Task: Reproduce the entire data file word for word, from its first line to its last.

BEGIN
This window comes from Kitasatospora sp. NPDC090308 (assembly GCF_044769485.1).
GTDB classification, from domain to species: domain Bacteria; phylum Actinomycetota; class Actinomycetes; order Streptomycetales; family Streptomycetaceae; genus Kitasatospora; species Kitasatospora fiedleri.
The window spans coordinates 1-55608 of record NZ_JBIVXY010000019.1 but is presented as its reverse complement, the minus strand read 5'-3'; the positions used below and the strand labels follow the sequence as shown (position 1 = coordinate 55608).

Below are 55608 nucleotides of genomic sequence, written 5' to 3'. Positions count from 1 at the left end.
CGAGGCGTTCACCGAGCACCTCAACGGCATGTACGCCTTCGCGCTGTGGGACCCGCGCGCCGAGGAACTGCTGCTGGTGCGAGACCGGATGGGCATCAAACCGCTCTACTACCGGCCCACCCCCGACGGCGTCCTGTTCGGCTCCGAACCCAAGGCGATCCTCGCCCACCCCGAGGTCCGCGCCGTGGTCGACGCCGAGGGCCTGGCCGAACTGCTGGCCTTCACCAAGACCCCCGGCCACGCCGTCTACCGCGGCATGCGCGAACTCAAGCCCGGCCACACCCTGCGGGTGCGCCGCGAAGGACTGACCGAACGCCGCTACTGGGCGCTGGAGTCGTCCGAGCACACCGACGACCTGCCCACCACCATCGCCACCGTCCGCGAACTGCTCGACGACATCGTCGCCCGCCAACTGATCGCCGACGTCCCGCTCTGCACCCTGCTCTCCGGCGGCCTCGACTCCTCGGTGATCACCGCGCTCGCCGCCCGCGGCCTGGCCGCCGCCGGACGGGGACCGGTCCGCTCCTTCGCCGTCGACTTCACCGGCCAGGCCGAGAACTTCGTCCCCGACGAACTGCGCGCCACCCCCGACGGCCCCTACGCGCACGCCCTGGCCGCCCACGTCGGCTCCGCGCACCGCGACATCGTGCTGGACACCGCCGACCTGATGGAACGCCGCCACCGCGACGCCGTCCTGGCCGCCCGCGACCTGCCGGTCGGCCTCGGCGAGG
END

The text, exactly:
This window comes from Kitasatospora sp. NPDC090308 (assembly GCF_044769485.1).
GTDB classification, from domain to species: domain Bacteria; phylum Actinomycetota; class Actinomycetes; order Streptomycetales; family Streptomycetaceae; genus Kitasatospora; species Kitasatospora fiedleri.
The window spans coordinates 1-55608 of record NZ_JBIVXY010000019.1 but is presented as its reverse complement, the minus strand read 5'-3'; the positions used below and the strand labels follow the sequence as shown (position 1 = coordinate 55608).

Below are 55608 nucleotides of genomic sequence, written 5' to 3'. Positions count from 1 at the left end.
CGAGGCGTTCACCGAGCACCTCAACGGCATGTACGCCTTCGCGCTGTGGGACCCGCGCGCCGAGGAACTGCTGCTGGTGCGAGACCGGATGGGCATCAAACCGCTCTACTACCGGCCCACCCCCGACGGCGTCCTGTTCGGCTCCGAACCCAAGGCGATCCTCGCCCACCCCGAGGTCCGCGCCGTGGTCGACGCCGAGGGCCTGGCCGAACTGCTGGCCTTCACCAAGACCCCCGGCCACGCCGTCTACCGCGGCATGCGCGAACTCAAGCCCGGCCACACCCTGCGGGTGCGCCGCGAAGGACTGACCGAACGCCGCTACTGGGCGCTGGAGTCGTCCGAGCACACCGACGACCTGCCCACCACCATCGCCACCGTCCGCGAACTGCTCGACGACATCGTCGCCCGCCAACTGATCGCCGACGTCCCGCTCTGCACCCTGCTCTCCGGCGGCCTCGACTCCTCGGTGATCACCGCGCTCGCCGCCCGCGGCCTGGCCGCCGCCGGACGGGGACCGGTCCGCTCCTTCGCCGTCGACTTCACCGGCCAGGCCGAGAACTTCGTCCCCGACGAACTGCGCGCCACCCCCGACGGCCCCTACGCGCACGCCCTGGCCGCCCACGTCGGCTCCGCGCACCGCGACATCGTGCTGGACACCGCCGACCTGATGGAACGCCGCCACCGCGACGCCGTCCTGGCCGCCCGCGACCTGCCGGTCGGCCTCGGCGAGG